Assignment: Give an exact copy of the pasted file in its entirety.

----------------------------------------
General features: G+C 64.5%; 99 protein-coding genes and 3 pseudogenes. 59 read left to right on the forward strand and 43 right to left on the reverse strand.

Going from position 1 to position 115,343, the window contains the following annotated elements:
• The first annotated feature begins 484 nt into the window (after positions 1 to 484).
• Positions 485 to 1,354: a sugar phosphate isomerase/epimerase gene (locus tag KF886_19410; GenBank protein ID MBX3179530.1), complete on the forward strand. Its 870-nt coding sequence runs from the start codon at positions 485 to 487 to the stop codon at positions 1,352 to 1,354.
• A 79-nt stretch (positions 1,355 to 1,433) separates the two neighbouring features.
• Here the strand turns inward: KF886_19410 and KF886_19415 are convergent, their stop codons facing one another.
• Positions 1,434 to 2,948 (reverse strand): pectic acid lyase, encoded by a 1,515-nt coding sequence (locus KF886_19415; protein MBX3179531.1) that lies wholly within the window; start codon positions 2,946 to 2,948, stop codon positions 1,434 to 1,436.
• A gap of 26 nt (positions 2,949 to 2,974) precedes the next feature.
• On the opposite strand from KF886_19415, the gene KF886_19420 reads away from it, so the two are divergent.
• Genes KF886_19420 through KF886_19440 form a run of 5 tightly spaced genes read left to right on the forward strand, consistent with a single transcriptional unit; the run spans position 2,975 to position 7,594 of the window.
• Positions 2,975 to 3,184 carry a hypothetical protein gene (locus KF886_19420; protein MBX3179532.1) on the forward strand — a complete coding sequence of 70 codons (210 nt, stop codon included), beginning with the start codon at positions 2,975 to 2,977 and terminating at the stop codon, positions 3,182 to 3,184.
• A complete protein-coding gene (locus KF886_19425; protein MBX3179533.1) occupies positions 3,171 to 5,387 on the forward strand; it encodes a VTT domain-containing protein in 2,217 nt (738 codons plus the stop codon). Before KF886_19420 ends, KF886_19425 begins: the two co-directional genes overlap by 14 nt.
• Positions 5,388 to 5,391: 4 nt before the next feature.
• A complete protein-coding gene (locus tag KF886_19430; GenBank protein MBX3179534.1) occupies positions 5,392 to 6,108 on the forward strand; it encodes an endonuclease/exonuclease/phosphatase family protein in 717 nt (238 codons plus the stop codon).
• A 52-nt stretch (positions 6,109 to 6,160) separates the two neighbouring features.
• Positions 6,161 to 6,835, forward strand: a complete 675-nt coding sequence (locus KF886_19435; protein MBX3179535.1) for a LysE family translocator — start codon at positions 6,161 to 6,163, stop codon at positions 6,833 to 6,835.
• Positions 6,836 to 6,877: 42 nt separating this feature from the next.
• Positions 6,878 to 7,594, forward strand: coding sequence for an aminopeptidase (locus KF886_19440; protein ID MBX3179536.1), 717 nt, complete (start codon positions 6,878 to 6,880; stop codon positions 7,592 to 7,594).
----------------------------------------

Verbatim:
General features: G+C 64.5%; 99 protein-coding genes and 3 pseudogenes. 59 read left to right on the forward strand and 43 right to left on the reverse strand.

Going from position 1 to position 115,343, the window contains the following annotated elements:
• The first annotated feature begins 484 nt into the window (after positions 1 to 484).
• Positions 485 to 1,354: a sugar phosphate isomerase/epimerase gene (locus tag KF886_19410; GenBank protein ID MBX3179530.1), complete on the forward strand. Its 870-nt coding sequence runs from the start codon at positions 485 to 487 to the stop codon at positions 1,352 to 1,354.
• A 79-nt stretch (positions 1,355 to 1,433) separates the two neighbouring features.
• Here the strand turns inward: KF886_19410 and KF886_19415 are convergent, their stop codons facing one another.
• Positions 1,434 to 2,948 (reverse strand): pectic acid lyase, encoded by a 1,515-nt coding sequence (locus KF886_19415; protein MBX3179531.1) that lies wholly within the window; start codon positions 2,946 to 2,948, stop codon positions 1,434 to 1,436.
• A gap of 26 nt (positions 2,949 to 2,974) precedes the next feature.
• On the opposite strand from KF886_19415, the gene KF886_19420 reads away from it, so the two are divergent.
• Genes KF886_19420 through KF886_19440 form a run of 5 tightly spaced genes read left to right on the forward strand, consistent with a single transcriptional unit; the run spans position 2,975 to position 7,594 of the window.
• Positions 2,975 to 3,184 carry a hypothetical protein gene (locus KF886_19420; protein MBX3179532.1) on the forward strand — a complete coding sequence of 70 codons (210 nt, stop codon included), beginning with the start codon at positions 2,975 to 2,977 and terminating at the stop codon, positions 3,182 to 3,184.
• A complete protein-coding gene (locus KF886_19425; protein MBX3179533.1) occupies positions 3,171 to 5,387 on the forward strand; it encodes a VTT domain-containing protein in 2,217 nt (738 codons plus the stop codon). Before KF886_19420 ends, KF886_19425 begins: the two co-directional genes overlap by 14 nt.
• Positions 5,388 to 5,391: 4 nt before the next feature.
• A complete protein-coding gene (locus tag KF886_19430; GenBank protein MBX3179534.1) occupies positions 5,392 to 6,108 on the forward strand; it encodes an endonuclease/exonuclease/phosphatase family protein in 717 nt (238 codons plus the stop codon).
• A 52-nt stretch (positions 6,109 to 6,160) separates the two neighbouring features.
• Positions 6,161 to 6,835, forward strand: a complete 675-nt coding sequence (locus KF886_19435; protein MBX3179535.1) for a LysE family translocator — start codon at positions 6,161 to 6,163, stop codon at positions 6,833 to 6,835.
• Positions 6,836 to 6,877: 42 nt separating this feature from the next.
• Positions 6,878 to 7,594, forward strand: coding sequence for an aminopeptidase (locus KF886_19440; protein ID MBX3179536.1), 717 nt, complete (start codon positions 6,878 to 6,880; stop codon positions 7,592 to 7,594).